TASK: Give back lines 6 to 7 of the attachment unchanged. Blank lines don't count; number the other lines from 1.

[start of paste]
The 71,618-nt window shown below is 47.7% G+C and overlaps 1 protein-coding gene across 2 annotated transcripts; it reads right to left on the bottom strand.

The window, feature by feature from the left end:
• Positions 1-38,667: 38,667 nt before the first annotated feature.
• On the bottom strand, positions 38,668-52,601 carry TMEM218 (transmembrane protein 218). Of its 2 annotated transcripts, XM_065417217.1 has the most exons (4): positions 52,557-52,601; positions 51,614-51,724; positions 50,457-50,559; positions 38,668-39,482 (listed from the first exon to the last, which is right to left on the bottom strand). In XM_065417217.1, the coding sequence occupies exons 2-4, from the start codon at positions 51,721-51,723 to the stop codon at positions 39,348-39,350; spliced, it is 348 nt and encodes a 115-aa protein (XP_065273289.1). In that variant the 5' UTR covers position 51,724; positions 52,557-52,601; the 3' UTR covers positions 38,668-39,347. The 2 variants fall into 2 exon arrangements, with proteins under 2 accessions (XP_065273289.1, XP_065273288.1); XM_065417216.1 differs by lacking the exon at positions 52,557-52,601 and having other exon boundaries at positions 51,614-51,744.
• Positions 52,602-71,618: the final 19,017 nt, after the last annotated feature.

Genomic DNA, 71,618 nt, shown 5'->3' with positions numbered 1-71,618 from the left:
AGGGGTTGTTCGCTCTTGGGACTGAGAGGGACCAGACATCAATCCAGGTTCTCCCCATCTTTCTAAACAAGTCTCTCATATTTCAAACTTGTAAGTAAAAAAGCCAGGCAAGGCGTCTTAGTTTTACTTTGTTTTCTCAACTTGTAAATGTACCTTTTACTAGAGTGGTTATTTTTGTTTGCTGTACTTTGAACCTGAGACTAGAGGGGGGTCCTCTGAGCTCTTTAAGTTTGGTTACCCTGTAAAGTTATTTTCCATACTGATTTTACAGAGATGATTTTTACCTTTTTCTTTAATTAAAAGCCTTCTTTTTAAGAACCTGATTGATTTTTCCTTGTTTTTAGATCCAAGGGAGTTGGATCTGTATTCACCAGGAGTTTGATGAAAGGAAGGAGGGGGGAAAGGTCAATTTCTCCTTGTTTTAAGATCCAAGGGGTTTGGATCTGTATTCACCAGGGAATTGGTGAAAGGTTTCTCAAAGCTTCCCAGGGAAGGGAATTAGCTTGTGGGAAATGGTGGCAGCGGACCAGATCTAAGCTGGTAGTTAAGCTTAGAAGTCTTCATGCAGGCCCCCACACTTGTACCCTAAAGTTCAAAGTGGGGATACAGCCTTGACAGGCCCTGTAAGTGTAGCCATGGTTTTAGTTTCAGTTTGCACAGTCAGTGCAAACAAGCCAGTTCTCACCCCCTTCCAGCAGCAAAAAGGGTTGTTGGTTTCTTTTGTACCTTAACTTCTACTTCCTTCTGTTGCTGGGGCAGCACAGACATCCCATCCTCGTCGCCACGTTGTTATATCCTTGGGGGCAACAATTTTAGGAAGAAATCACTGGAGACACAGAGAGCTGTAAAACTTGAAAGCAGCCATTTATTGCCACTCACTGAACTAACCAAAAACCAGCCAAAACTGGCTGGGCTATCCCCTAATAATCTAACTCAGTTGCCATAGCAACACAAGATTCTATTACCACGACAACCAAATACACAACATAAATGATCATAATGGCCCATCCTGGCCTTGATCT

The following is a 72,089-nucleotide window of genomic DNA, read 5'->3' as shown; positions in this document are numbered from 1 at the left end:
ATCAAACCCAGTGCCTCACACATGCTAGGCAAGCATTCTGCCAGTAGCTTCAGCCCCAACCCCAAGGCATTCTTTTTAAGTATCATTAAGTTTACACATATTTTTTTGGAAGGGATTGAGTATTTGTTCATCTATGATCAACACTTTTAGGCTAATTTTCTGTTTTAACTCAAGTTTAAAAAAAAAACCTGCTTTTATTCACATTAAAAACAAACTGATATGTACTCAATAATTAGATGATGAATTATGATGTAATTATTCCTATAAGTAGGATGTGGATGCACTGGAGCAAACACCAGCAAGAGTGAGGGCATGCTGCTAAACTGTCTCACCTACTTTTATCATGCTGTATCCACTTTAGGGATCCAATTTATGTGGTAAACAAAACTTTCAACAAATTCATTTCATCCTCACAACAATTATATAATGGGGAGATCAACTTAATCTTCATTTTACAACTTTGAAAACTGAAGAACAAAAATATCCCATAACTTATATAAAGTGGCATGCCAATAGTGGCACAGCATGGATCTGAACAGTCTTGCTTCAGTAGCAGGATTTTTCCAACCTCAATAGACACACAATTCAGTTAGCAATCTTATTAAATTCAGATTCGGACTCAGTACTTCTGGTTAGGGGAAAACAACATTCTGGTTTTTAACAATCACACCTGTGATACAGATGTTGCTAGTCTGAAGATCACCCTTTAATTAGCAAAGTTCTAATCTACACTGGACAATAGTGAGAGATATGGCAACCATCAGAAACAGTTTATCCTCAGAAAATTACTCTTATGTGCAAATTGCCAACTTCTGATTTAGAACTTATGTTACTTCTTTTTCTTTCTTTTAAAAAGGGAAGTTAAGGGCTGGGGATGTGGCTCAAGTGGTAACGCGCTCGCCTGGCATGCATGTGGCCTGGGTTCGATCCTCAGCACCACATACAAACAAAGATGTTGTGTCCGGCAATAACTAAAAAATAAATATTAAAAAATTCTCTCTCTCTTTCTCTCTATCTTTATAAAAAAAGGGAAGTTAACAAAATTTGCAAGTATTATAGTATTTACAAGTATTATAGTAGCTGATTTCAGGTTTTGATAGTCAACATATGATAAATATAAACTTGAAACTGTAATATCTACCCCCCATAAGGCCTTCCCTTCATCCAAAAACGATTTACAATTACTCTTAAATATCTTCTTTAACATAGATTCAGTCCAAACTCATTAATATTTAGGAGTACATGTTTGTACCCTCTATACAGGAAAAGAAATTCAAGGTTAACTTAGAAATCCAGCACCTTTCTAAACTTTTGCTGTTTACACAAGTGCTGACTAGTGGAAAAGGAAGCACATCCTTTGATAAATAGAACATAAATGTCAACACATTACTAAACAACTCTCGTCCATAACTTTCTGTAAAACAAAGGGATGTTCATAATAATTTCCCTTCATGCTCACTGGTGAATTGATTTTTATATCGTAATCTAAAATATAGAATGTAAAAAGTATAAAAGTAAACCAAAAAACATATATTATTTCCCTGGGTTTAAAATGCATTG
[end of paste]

Genomic DNA, 71,618 nt, shown 5'->3' with positions numbered 1-71,618 from the left:
AGGGGTTGTTCGCTCTTGGGACTGAGAGGGACCAGACATCAATCCAGGTTCTCCCCATCTTTCTAAACAAGTCTCTCATATTTCAAACTTGTAAGTAAAAAAGCCAGGCAAGGCGTCTTAGTTTTACTTTGTTTTCTCAACTTGTAAATGTACCTTTTACTAGAGTGGTTATTTTTGTTTGCTGTACTTTGAACCTGAGACTAGAGGGGGGTCCTCTGAGCTCTTTAAGTTTGGTTACCCTGTAAAGTTATTTTCCATACTGATTTTACAGAGATGATTTTTACCTTTTTCTTTAATTAAAAGCCTTCTTTTTAAGAACCTGATTGATTTTTCCTTGTTTTTAGATCCAAGGGAGTTGGATCTGTATTCACCAGGAGTTTGATGAAAGGAAGGAGGGGGGAAAGGTCAATTTCTCCTTGTTTTAAGATCCAAGGGGTTTGGATCTGTATTCACCAGGGAATTGGTGAAAGGTTTCTCAAAGCTTCCCAGGGAAGGGAATTAGCTTGTGGGAAATGGTGGCAGCGGACCAGATCTAAGCTGGTAGTTAAGCTTAGAAGTCTTCATGCAGGCCCCCACACTTGTACCCTAAAGTTCAAAGTGGGGATACAGCCTTGACAGGCCCTGTAAGTGTAGCCATGGTTTTAGTTTCAGTTTGCACAGTCAGTGCAAACAAGCCAGTTCTCACCCCCTTCCAGCAGCAAAAAGGGTTGTTGGTTTCTTTTGTACCTTAACTTCTACTTCCTTCTGTTGCTGGGGCAGCACAGACATCCCATCCTCGTCGCCACGTTGTTATATCCTTGGGGGCAACAATTTTAGGAAGAAATCACTGGAGACACAGAGAGCTGTAAAACTTGAAAGCAGCCATTTATTGCCACTCACTGAACTAACCAAAAACCAGCCAAAACTGGCTGGGCTATCCCCTAATAATCTAACTCAGTTGCCATAGCAACACAAGATTCTATTACCACGACAACCAAATACACAACATAAATGATCATAATGGCCCATCCTGGCCTTGATCT